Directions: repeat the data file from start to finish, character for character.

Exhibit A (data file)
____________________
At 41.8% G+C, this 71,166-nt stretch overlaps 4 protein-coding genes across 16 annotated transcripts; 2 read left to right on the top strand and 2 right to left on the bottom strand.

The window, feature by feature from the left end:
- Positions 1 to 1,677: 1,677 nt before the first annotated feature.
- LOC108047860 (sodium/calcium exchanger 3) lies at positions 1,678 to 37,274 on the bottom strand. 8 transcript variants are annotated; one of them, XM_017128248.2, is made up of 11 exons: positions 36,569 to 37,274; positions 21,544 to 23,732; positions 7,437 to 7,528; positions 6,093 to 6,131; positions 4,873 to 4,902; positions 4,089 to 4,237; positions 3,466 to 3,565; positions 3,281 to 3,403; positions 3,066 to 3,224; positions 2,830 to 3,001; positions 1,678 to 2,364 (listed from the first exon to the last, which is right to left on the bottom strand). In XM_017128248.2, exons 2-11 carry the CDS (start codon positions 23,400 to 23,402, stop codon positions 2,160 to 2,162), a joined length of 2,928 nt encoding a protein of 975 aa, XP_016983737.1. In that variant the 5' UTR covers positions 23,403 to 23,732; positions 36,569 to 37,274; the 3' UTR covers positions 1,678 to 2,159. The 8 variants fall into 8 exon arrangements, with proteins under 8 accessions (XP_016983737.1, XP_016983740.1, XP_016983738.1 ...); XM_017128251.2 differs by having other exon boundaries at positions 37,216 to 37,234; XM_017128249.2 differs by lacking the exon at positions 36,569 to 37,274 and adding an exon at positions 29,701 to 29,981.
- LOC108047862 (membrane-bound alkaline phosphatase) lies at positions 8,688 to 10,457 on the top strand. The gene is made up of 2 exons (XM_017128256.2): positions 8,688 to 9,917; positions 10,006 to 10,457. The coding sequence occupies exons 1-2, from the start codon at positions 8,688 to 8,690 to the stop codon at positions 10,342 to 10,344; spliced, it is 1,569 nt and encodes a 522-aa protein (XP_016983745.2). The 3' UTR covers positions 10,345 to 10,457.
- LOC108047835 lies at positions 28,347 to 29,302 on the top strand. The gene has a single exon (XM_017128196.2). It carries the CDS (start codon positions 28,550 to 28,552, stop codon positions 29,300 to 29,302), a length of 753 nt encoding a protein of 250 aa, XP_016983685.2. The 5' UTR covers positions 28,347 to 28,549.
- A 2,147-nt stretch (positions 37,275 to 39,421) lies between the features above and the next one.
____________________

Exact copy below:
At 41.8% G+C, this 71,166-nt stretch overlaps 4 protein-coding genes across 16 annotated transcripts; 2 read left to right on the top strand and 2 right to left on the bottom strand.

The window, feature by feature from the left end:
- Positions 1 to 1,677: 1,677 nt before the first annotated feature.
- LOC108047860 (sodium/calcium exchanger 3) lies at positions 1,678 to 37,274 on the bottom strand. 8 transcript variants are annotated; one of them, XM_017128248.2, is made up of 11 exons: positions 36,569 to 37,274; positions 21,544 to 23,732; positions 7,437 to 7,528; positions 6,093 to 6,131; positions 4,873 to 4,902; positions 4,089 to 4,237; positions 3,466 to 3,565; positions 3,281 to 3,403; positions 3,066 to 3,224; positions 2,830 to 3,001; positions 1,678 to 2,364 (listed from the first exon to the last, which is right to left on the bottom strand). In XM_017128248.2, exons 2-11 carry the CDS (start codon positions 23,400 to 23,402, stop codon positions 2,160 to 2,162), a joined length of 2,928 nt encoding a protein of 975 aa, XP_016983737.1. In that variant the 5' UTR covers positions 23,403 to 23,732; positions 36,569 to 37,274; the 3' UTR covers positions 1,678 to 2,159. The 8 variants fall into 8 exon arrangements, with proteins under 8 accessions (XP_016983737.1, XP_016983740.1, XP_016983738.1 ...); XM_017128251.2 differs by having other exon boundaries at positions 37,216 to 37,234; XM_017128249.2 differs by lacking the exon at positions 36,569 to 37,274 and adding an exon at positions 29,701 to 29,981.
- LOC108047862 (membrane-bound alkaline phosphatase) lies at positions 8,688 to 10,457 on the top strand. The gene is made up of 2 exons (XM_017128256.2): positions 8,688 to 9,917; positions 10,006 to 10,457. The coding sequence occupies exons 1-2, from the start codon at positions 8,688 to 8,690 to the stop codon at positions 10,342 to 10,344; spliced, it is 1,569 nt and encodes a 522-aa protein (XP_016983745.2). The 3' UTR covers positions 10,345 to 10,457.
- LOC108047835 lies at positions 28,347 to 29,302 on the top strand. The gene has a single exon (XM_017128196.2). It carries the CDS (start codon positions 28,550 to 28,552, stop codon positions 29,300 to 29,302), a length of 753 nt encoding a protein of 250 aa, XP_016983685.2. The 5' UTR covers positions 28,347 to 28,549.
- A 2,147-nt stretch (positions 37,275 to 39,421) lies between the features above and the next one.